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National Committee for Children and Youth

Program, Programs, Organizational Structure, History

The National Committee for Children and Youth (NCCY) is a private association that was established in 1960 as a part of President Eisenhower's White House Conference on Children and Youth. It was thus part of a larger initiative intended to improve the federal, state, and local services provided to the nation's children.

The committee's original mandate was fivefold. It was to implement the findings of the White House conference, to achieve greater coordination among the various programs and associations that sought to serve the needs of children and youth, to improve and speed the flow of useful information among interested organizations and agencies, to provide guidance in the planning of activities aimed toward improving children's services, and to identify new problems and issues as they arose in the provision of services to children.


Eisenhower's White House conference established the Council of National Organizations for Children and Youth, a national coordinating council serving some 400 individual youth and children's service providers, and state-based Committees for Children and Youth. The NCCY, as a committee within the national council, functions as an information clearinghouse and consultation service for these member organizations, acting as a liaison between federal agencies and local, regional, and state-based child-service providers. In addition, it plays an important role in reaching out to the community at large and educating the public about child-service goals and issues.

The NCCY fulfills its mission through its publications division. It produces a quarterly newsletter, distributed to service providers and individuals, which recounts the accomplishments and ongoing projects of the various service agencies at all levels of government. It also sponsors conferences that bring together professionals in the field of child services. It has also produced reports, books, and research articles, which are used to train educators, social workers, and other professional child-service providers.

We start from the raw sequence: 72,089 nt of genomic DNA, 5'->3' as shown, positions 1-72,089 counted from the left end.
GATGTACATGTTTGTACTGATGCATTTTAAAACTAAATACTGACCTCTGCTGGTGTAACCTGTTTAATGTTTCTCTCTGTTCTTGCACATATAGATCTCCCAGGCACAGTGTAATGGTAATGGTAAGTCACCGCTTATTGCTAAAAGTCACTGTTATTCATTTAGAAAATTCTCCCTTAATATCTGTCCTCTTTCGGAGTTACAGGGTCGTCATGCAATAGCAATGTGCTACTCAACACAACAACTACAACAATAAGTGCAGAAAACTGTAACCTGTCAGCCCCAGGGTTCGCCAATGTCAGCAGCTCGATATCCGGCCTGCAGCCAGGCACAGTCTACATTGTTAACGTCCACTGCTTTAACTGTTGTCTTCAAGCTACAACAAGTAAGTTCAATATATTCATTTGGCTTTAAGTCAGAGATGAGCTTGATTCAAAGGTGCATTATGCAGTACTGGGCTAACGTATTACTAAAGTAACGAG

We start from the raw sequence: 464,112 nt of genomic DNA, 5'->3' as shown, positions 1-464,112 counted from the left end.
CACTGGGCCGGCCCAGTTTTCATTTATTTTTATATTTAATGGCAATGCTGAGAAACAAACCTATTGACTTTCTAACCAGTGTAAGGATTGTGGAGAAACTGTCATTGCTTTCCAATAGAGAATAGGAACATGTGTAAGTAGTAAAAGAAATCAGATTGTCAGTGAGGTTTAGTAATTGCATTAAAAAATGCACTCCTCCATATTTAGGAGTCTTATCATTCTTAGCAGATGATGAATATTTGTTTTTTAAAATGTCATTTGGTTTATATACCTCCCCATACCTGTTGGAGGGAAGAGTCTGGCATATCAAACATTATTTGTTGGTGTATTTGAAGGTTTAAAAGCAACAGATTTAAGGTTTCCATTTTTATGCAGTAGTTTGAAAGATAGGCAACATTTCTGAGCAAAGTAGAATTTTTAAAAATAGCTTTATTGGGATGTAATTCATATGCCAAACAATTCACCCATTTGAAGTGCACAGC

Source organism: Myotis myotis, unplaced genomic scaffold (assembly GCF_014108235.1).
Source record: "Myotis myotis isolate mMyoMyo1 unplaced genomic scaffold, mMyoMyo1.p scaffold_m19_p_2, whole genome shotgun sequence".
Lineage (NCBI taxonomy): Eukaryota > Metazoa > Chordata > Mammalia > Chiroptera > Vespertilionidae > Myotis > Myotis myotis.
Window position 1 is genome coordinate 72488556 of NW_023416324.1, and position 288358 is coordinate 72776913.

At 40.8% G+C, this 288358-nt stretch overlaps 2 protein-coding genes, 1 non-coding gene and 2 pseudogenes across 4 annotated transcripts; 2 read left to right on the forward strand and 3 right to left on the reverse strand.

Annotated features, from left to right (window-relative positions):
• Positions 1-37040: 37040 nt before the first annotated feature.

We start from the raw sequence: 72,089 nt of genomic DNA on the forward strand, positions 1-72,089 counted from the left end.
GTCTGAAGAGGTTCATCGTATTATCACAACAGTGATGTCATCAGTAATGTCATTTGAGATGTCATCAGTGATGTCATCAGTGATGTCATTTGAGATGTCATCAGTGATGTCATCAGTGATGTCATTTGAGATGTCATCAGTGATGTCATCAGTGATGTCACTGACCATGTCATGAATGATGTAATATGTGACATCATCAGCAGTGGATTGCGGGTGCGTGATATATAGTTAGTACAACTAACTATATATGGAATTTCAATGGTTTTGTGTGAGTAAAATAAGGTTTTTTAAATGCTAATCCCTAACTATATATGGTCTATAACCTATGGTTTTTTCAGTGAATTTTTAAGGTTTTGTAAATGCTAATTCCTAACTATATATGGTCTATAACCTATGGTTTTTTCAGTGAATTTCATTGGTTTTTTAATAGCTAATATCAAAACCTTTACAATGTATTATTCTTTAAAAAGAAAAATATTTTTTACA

A central concern of the NCCY since its inception has been to improve literacy among the nation's youth. One important project, aimed at young people in their teens, has been the establishment of remedial reading programs, which seek to improve reading skills in children who have been passed along through the school system without acquiring the ability to read at a basic level of competency. This type of project is typical of the work of the NCCY, involving as it does a collaboration between a number of independent agencies and individuals, such as the U.S. Department of Labor's Manpower Administration, local schools, and social workers. However, the NCCY does not maintain long-term control over such projects. As an initiative proves itself to be successful, the NCCY finds an appropriate agency to take over the service, thus freeing itself to explore new programs and initiatives.

Organizational Structure

The NCCY is a division within the Council of National Organizations for Children and Youth, and as such it serves the larger agenda of its parent agency. It also works closely with the National Council of State Committees for Children and Youth, each of which elects five of its members to three-year terms of service on the NCCY. The bylaws of the committee provide that at least two members must be under the age of twenty-five, to make certain that the concerns of the committee's target population are understood and adequately addressed.


The NCCY was born out of President Eisenhower's 1960 educational initiative, the 1960 Golden Anniversary White House Conference on Children and Youth. The original conference was part of a long tradition in which, at the start of each decade since 1909, the sitting president would call together a wide range of professionals, from educators to physicians, who served the needs of the nation's children and youth. The 1960 conference attracted more than 7,000 participants, drawn from every state and territory in the United States. During the course of the conference, it was determined that a permanent committee should be established to provide continuity, collaboration, and focus for the widely disparate individuals, organizations, and government agencies that shared an interest in child services.

At the 1970 White House Conference, it was decided that each state should establish its own Committee on Children and Youth, and the NCCY's role changed from direct involvement in developing projects to a more advisory and facilitative function. It assumed the responsibility of providing national leadership and serving as an informational clearing-house through which the local initiatives could be communicated to interested parties, agencies, and committees elsewhere in the country.


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